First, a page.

Three general notions stand out:
1. Gen X perceives themselves as in real trouble and they're angry about that. They have lost hope in the ties that bind hard work and success. They see the future as "closing."
As such, they live in a hunkered-down mentality wherein their vision about themselves, others, and the world is foreshortened. Their orientation -- about everything -- is defensive.
"Money makes the world go around. Now I have less money. Now I have less hope."
"I feel better when I see someone worse off than me."
"I gotta fight for everything, and I don't have a lot."
"What's the point?"
2. On the other hand, Baby Boomers are much more realistic and optimistic. They still seek and assume growth, all the while acknowledging new limitations in resources. Their stance in response to the economic downturn is more mature:
"We now have more responsibility and less irresponsibility."
"Anger, in the long run, just hurts you."
"Hey, maybe 'now' is an opportunity. It forces you to re-evaluate who you are and where you are going."
3. Millennials are still optimistic, confident and demanding.
They have an expectation that challenges can be met and the best is possible. Millennials are also more self-assured -- and therefore, less combative -- than Baby Boomers, and less cynical than Gen X.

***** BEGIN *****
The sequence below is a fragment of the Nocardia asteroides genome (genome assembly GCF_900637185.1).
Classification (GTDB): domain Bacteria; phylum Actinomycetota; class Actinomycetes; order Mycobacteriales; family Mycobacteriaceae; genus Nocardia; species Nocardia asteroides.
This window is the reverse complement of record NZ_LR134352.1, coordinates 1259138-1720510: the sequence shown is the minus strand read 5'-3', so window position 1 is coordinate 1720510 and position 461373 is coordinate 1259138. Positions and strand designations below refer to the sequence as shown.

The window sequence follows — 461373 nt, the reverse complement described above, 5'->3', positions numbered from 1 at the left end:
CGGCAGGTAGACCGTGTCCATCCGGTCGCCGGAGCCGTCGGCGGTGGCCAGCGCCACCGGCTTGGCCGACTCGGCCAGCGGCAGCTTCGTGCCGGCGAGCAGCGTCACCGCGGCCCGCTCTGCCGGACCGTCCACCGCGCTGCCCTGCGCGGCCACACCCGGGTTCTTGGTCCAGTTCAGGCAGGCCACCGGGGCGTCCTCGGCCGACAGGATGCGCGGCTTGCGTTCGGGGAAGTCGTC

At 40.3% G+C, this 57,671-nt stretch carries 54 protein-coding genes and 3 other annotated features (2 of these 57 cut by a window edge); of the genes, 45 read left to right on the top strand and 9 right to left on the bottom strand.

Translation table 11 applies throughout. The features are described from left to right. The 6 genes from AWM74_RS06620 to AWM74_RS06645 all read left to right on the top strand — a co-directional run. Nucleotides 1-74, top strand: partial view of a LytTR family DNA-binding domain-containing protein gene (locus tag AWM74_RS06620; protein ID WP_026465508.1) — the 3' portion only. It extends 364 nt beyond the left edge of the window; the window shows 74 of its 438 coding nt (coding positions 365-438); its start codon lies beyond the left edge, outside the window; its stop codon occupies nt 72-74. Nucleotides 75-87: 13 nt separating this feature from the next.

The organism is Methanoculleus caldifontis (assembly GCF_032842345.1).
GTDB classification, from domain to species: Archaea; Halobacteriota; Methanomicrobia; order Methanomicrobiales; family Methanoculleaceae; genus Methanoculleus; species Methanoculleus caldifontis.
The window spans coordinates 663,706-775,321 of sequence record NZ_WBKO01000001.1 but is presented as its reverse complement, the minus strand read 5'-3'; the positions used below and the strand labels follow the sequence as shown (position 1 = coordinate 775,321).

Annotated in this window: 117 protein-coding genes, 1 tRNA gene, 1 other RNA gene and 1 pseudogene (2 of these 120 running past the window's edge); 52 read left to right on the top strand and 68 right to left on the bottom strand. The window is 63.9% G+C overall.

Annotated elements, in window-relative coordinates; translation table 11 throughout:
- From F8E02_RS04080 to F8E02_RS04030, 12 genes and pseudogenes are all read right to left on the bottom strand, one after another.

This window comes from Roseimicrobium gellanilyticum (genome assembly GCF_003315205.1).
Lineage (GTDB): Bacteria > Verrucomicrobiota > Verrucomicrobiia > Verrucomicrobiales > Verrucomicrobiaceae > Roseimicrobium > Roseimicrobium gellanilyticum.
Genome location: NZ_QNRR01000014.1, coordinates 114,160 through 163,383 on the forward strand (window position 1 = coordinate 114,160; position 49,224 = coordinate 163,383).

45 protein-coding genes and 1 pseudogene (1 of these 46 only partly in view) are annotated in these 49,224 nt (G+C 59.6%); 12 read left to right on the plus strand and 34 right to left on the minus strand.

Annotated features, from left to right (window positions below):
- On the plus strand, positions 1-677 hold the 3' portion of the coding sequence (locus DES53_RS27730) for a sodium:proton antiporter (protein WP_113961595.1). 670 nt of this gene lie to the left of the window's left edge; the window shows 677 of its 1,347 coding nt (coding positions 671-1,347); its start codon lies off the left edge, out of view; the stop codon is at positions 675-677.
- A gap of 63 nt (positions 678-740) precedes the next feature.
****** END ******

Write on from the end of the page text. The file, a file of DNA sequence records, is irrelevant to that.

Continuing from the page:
4. Baby Boomers and Millennials are similar in their resilience and motivation, although for somewhat different reasons. Gen X seems to be the odd generation out. Perhaps the Thirtysomething crowd, latchkey kids who are now mid-career with no ready-made buoy, perceive themselves as having few openings to a wider world of choice and opportunity.
In the past years of easy financial growth and seemingly endless consumer demand, many marketers have gotten away with more general mass-market strategies or sloppy hyper-CRM targeting. Now, in times of fewer goodies and more unpredictability, basic temperamental, generational differences will surface that advertising dollars and ROI will have to take into account.
Now, more than ever before, knowing the authenticity of your audience and having deep insights into their self-perceptions and their primal meanings (not garnered by typical market research methods) will parse the corporate success stories from the ones that muddle through.
Furthermore, such insights can help manufacturers of luxury goods design offerings that -- especially now -- fall under the rubric of "necessary luxury."